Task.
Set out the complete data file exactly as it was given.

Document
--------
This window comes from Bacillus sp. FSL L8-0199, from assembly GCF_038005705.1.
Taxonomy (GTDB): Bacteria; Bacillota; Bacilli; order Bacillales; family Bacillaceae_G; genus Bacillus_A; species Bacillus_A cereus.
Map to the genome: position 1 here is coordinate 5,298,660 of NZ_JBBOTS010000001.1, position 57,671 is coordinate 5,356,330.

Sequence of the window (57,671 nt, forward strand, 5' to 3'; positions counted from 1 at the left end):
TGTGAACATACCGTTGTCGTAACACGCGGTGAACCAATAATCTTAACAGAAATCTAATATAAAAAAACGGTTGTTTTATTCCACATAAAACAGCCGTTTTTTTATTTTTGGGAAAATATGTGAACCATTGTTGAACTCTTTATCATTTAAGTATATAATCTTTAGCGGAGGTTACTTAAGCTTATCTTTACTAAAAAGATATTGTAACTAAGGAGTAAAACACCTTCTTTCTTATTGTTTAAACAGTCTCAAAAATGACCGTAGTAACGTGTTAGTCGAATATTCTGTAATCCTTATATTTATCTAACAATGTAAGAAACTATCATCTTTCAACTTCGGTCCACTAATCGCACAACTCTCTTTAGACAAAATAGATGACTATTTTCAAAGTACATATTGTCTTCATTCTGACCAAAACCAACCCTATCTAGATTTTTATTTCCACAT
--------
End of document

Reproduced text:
This window comes from Bacillus sp. FSL L8-0199, from assembly GCF_038005705.1.
Taxonomy (GTDB): Bacteria; Bacillota; Bacilli; order Bacillales; family Bacillaceae_G; genus Bacillus_A; species Bacillus_A cereus.
Map to the genome: position 1 here is coordinate 5,298,660 of NZ_JBBOTS010000001.1, position 57,671 is coordinate 5,356,330.

Sequence of the window (57,671 nt, forward strand, 5' to 3'; positions counted from 1 at the left end):
TGTGAACATACCGTTGTCGTAACACGCGGTGAACCAATAATCTTAACAGAAATCTAATATAAAAAAACGGTTGTTTTATTCCACATAAAACAGCCGTTTTTTTATTTTTGGGAAAATATGTGAACCATTGTTGAACTCTTTATCATTTAAGTATATAATCTTTAGCGGAGGTTACTTAAGCTTATCTTTACTAAAAAGATATTGTAACTAAGGAGTAAAACACCTTCTTTCTTATTGTTTAAACAGTCTCAAAAATGACCGTAGTAACGTGTTAGTCGAATATTCTGTAATCCTTATATTTATCTAACAATGTAAGAAACTATCATCTTTCAACTTCGGTCCACTAATCGCACAACTCTCTTTAGACAAAATAGATGACTATTTTCAAAGTACATATTGTCTTCATTCTGACCAAAACCAACCCTATCTAGATTTTTATTTCCACAT